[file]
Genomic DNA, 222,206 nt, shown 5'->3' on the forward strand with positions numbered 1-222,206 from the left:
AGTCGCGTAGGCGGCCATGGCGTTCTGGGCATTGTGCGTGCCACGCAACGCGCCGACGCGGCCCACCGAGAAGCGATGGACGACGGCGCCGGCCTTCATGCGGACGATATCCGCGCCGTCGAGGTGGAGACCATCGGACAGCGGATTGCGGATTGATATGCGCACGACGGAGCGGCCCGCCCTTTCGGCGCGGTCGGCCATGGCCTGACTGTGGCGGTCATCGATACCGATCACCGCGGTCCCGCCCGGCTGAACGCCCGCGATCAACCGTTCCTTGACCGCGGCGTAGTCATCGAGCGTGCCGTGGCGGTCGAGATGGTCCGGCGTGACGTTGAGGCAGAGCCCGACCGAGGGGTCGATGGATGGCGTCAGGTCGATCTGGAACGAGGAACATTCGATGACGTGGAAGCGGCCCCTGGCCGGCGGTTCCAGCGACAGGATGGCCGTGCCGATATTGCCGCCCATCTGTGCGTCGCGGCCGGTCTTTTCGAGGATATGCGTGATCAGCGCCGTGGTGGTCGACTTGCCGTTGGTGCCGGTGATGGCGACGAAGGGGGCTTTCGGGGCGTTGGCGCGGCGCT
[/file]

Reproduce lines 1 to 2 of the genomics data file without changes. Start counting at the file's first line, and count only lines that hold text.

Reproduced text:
Genomic DNA, 222,206 nt, shown 5'->3' on the forward strand with positions numbered 1-222,206 from the left:
AGTCGCGTAGGCGGCCATGGCGTTCTGGGCATTGTGCGTGCCACGCAACGCGCCGACGCGGCCCACCGAGAAGCGATGGACGACGGCGCCGGCCTTCATGCGGACGATATCCGCGCCGTCGAGGTGGAGACCATCGGACAGCGGATTGCGGATTGATATGCGCACGACGGAGCGGCCCGCCCTTTCGGCGCGGTCGGCCATGGCCTGACTGTGGCGGTCATCGATACCGATCACCGCGGTCCCGCCCGGCTGAACGCCCGCGATCAACCGTTCCTTGACCGCGGCGTAGTCATCGAGCGTGCCGTGGCGGTCGAGATGGTCCGGCGTGACGTTGAGGCAGAGCCCGACCGAGGGGTCGATGGATGGCGTCAGGTCGATCTGGAACGAGGAACATTCGATGACGTGGAAGCGGCCCCTGGCCGGCGGTTCCAGCGACAGGATGGCCGTGCCGATATTGCCGCCCATCTGTGCGTCGCGGCCGGTCTTTTCGAGGATATGCGTGATCAGCGCCGTGGTGGTCGACTTGCCGTTGGTGCCGGTGATGGCGACGAAGGGGGCTTTCGGGGCGTTGGCGCGGCGCT